- A microcontroller has a dedicated input device and often (but not always) has a small LED or LCD display for output. A microcontroller also takes input from the device it is controlling and controls the device by sending signals to different components in the device. For example, the microcontroller inside a TV takes input from the remote control and displays output on the TV screen. The controller controls the channel selector, the speaker system and certain adjustments on the picture tube electronics such as tint and brightness. The engine controller in a car takes input from sensors such as the oxygen and knock sensors and controls things like fuel mix and spark plug timing. A microwave oven controller takes input from a keypad, displays output on an LCD display and controls a relay that turns the microwave generator on and off.
- A microcontroller is often small and low cost. The components are chosen to minimize size and to be as inexpensive as possible.
- A microcontroller is often, but not always, ruggedized in some way. The microcontroller controlling a car’s engine, for example, has to work in temperature extremes that a normal computer generally cannot handle. A car’s microcontroller in Alaska has to work fine in -30 degree F (-34 C) weather, while the same microcontroller in Nevada might be operating at 120 degrees F (49 C). When you add the heat naturally generated by the engine, the temperature can go as high as 150 or 180 degrees F (65-80 C) in the engine compartment. On the other hand, a microcontroller embedded inside a VCR hasn’t been ruggedized at all.
The actual processor used to implement a microcontroller can vary widely. For example, the cell phone shown on Inside a Digital Cell Phone contains a Z-80 processor. The Z-80 is an 8-bit microprocessor developed in the 1970s and originally used in home computers of the time. The Garmin GPS shown in How GPS Receivers Work contains a low-power version of the Intel 80386, I am told. The 80386 was originally used in desktop computers.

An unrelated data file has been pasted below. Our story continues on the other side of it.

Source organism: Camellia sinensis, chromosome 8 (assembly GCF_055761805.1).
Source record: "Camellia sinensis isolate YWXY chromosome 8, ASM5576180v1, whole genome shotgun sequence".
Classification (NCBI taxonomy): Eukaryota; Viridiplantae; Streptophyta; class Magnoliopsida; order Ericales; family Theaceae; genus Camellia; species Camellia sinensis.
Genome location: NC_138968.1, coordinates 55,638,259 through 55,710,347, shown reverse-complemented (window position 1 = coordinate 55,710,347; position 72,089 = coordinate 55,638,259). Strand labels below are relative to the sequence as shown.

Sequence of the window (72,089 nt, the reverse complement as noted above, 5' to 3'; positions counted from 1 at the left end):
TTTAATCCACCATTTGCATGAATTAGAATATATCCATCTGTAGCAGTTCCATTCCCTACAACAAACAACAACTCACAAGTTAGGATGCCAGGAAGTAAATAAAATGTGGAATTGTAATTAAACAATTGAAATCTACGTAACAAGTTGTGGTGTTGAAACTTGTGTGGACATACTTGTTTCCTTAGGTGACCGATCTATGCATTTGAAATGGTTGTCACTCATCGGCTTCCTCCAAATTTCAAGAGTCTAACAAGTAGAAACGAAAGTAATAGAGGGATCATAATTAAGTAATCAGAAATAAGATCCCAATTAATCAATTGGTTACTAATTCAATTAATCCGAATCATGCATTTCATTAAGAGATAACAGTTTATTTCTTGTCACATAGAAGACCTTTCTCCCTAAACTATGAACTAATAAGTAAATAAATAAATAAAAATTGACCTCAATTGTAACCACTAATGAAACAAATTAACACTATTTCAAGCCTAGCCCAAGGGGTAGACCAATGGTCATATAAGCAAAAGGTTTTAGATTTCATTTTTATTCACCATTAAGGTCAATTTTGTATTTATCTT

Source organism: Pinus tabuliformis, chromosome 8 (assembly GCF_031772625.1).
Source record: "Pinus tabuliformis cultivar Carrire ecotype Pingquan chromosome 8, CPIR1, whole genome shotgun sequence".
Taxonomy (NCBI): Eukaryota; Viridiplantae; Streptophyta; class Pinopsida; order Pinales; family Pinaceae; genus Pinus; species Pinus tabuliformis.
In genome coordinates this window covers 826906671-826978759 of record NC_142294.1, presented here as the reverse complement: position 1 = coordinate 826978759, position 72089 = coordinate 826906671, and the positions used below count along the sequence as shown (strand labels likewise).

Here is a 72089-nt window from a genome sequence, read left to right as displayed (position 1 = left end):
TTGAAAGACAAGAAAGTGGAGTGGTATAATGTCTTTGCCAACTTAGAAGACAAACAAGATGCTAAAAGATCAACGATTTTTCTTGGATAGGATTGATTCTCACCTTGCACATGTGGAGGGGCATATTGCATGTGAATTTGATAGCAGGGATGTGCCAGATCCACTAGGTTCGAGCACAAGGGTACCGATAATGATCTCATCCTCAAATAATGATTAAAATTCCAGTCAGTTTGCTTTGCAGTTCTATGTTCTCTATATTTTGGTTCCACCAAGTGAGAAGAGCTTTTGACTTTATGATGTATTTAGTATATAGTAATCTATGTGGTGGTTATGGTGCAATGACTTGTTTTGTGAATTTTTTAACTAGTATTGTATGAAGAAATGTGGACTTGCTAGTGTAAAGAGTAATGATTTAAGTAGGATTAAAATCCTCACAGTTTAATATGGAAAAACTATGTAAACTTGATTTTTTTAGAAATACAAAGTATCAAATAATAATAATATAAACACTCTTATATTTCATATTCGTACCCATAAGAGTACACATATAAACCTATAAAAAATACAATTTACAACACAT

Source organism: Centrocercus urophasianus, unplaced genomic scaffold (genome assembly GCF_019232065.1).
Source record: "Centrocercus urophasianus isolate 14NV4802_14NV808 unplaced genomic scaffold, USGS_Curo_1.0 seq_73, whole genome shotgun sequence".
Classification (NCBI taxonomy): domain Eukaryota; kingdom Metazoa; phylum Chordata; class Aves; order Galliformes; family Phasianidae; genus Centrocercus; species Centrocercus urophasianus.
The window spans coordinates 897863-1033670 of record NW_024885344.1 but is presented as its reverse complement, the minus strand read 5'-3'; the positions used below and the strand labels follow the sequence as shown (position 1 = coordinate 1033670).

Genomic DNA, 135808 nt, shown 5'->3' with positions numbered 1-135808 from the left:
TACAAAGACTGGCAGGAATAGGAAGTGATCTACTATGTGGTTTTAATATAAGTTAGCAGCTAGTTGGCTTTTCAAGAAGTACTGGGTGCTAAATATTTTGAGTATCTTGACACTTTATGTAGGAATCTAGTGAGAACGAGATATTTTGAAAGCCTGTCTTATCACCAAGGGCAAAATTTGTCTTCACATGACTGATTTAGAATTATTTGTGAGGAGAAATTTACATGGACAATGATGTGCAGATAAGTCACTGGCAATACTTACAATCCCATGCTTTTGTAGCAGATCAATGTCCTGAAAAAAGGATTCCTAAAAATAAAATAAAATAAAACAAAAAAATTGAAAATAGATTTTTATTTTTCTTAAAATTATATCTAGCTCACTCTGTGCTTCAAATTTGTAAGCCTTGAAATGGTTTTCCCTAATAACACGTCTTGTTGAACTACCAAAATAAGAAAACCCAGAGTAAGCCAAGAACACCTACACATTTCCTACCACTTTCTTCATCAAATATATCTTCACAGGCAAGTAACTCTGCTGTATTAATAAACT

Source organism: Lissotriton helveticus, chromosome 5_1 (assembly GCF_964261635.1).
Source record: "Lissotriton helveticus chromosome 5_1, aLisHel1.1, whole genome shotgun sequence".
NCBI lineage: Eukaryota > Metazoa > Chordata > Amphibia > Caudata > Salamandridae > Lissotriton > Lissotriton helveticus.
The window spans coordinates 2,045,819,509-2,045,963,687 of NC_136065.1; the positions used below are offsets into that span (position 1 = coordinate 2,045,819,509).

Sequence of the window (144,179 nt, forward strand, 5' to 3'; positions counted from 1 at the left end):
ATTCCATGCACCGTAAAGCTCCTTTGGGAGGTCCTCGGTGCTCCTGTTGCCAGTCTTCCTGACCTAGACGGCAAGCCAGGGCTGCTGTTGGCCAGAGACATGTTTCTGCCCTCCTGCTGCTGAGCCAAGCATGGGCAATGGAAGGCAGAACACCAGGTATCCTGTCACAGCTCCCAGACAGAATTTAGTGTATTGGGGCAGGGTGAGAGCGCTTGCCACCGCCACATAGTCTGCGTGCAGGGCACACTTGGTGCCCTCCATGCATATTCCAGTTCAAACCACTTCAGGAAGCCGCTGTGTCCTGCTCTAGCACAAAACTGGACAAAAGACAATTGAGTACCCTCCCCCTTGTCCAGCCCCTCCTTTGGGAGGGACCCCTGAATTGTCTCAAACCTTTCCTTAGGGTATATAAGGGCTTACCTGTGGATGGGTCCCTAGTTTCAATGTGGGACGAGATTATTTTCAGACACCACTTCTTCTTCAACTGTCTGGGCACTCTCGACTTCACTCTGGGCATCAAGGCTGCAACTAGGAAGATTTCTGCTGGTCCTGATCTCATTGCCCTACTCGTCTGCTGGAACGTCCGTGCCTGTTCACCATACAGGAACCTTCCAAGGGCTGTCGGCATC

In many products, such as microwave ovens, the demand on the CPU is fairly low and price is an important consideration. In these cases, manufacturers turn to dedicated microcontroller chips — chips that were originally designed to be low-cost, small, low-power, embedded CPUs. The Motorola 6811 and Intel 8051 are both good examples of such chips. There is also a line of popular controllers called “PIC microcontrollers” created by a company called Microchip. By today’s standards, these CPUs are incredibly minimalistic; but they are extremely inexpensive when purchased in large quantities and can often meet the needs of a device’s designer with just one chip.
A typical low-end microcontroller chip might have 1,000 bytes of ROM and 20 bytes of RAM on the chip, along with eight I/0 pins. In large quantities, the cost of these chips can sometimes be just pennies. You certainly are never going to run Microsoft Word on such a chip — Microsoft Word requires perhaps 30 megabytes of RAM and a processor that can run millions of instructions per second. But then, you don’t need Microsoft Word to control a microwave oven, either. With a microcontroller, you have one specific task you are trying to accomplish, and low-cost, low-power performance is what is important.